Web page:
Maura, Jane and the rest of the homicide unit watched as the Lieutenant returned, making quite the entrance with a stunning woman on her arm.

Her wife, Maura noted absently, taking in her stylish ensemble with great interest.  The blond wore a strapless black dress with a black shrug, which tastefully accentuated her ample cleavage.  An exquisite black and gold weave, found on her shoes, clutch, and thick belt, tastefully accented the black, providing a subtle shimmer of gold.  Her jewelry was delightfully simple, gold ball earrings, a gold pendant necklace and fine gold chain bracelet, along with her wedding band and diamond ring.  Even her hair was in keeping with the gold and black theme; her blond locks falling shoulder length and styled to frame her radiant face.  It was clear she was dressed to impress and she certainly did.  It was a truly wonderful ensemble, Maura smiled. 

“Jesus,” Crowe muttered to his date.  “We’re in Holland, I’m telling you.” 

Traci frowned.  “We’re in Boston, sweetie,” she said helpfully.

Korsak took a long look at the new arrival and sipped his beer.  He had to admit the Lieutenant had great taste.

“Wow,” Jane said, drawing Maura’s attention from the couple. “She’s gotta be the second most beautiful woman here.”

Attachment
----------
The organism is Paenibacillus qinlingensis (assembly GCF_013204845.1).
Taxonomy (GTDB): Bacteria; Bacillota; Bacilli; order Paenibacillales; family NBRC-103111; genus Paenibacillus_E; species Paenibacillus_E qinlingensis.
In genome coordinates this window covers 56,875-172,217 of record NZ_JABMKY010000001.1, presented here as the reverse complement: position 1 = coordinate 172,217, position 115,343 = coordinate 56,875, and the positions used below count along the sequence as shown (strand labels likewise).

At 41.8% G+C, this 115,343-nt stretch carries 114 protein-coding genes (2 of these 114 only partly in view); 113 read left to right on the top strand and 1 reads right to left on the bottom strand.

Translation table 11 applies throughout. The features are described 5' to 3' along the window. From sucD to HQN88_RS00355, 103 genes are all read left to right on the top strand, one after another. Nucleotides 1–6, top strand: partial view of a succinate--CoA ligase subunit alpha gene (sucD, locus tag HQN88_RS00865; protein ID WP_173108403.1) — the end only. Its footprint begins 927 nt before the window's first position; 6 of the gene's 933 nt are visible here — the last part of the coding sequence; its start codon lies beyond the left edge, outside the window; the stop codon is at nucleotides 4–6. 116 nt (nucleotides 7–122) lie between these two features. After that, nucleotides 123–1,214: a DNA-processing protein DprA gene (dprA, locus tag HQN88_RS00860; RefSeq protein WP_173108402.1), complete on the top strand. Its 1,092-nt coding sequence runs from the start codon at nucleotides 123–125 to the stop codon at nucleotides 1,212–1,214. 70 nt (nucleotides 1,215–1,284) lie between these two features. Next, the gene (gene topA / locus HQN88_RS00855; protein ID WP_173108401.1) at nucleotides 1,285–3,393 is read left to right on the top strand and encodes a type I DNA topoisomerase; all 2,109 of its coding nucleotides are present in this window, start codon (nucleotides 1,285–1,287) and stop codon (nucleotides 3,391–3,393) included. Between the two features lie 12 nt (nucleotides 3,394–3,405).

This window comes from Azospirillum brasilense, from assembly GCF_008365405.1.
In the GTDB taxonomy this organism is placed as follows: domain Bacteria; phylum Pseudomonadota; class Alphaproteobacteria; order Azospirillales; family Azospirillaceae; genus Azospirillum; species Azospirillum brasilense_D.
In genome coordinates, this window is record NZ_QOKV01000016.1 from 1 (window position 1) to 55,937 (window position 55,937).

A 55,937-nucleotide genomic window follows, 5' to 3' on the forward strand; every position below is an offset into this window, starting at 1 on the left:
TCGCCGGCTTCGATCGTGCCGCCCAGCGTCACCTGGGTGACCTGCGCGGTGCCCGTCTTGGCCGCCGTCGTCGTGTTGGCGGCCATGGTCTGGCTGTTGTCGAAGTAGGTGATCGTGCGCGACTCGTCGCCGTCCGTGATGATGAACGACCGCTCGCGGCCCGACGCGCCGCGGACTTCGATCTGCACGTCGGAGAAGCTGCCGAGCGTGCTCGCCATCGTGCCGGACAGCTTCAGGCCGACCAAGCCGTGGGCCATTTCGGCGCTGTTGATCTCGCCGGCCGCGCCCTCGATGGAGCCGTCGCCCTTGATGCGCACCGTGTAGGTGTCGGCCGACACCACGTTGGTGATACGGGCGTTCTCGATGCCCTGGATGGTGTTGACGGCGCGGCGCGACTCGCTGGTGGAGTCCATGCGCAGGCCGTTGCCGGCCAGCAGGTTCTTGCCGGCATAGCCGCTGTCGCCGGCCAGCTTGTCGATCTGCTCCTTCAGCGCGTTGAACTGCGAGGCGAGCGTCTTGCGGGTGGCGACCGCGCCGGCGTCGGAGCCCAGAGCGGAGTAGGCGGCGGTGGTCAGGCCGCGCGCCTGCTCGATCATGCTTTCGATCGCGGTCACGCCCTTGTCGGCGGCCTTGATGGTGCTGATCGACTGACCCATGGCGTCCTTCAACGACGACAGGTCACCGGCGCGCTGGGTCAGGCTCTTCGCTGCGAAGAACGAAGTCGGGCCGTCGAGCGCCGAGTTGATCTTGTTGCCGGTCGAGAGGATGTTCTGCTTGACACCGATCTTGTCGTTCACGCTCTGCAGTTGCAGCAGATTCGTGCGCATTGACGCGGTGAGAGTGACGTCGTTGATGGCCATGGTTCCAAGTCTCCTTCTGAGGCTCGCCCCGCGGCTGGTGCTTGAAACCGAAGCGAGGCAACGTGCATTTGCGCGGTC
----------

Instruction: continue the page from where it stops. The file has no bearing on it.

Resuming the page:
Maura looked at her lovingly.  “I agree.”

Jane glanced at Maura and shook her head.  “Everyone here knows you’re first Maura,” she said sincerely.

“Well, I have to say, you have greatly improved on your sweet-talking,” Maura said, causing Jane to chuckle. 

“So, do you think I can coax you into doing what I want tonight?”  Jane asked, wiggling her eyebrows.

“I believe you have a high probability of success, Detective,” Maura said, sipping her wine.

“Excellent,” Jane said happily.

Their gazes returned to the Lieutenant and her wife, who navigated the throng of politicians and police brass.

Maura watched the couple with great interest.  What impressed her more than her impeccable ensemble was how effortlessly the Lieutenant’s wife engaged people.  She closely watched the fluidity of her gestures, the brief touches, the small talk, which she surmised from the significant attention to dresses, purses, and shoes was largely about people’s attire, and the laughing - all with a genuine smile on her face.  And people responded to her very positively from the genuine smiles on their faces.

Maura could not understand how someone could actually thrive from the attention, but the Lieutenant’s wife seemed to.  The Lieutenant, however, was clearly less enthusiastic, politely smiling and letting her wife do most of the talking.

“I don’t think the Lieutenant is happy socializing,” Maura noted curiously.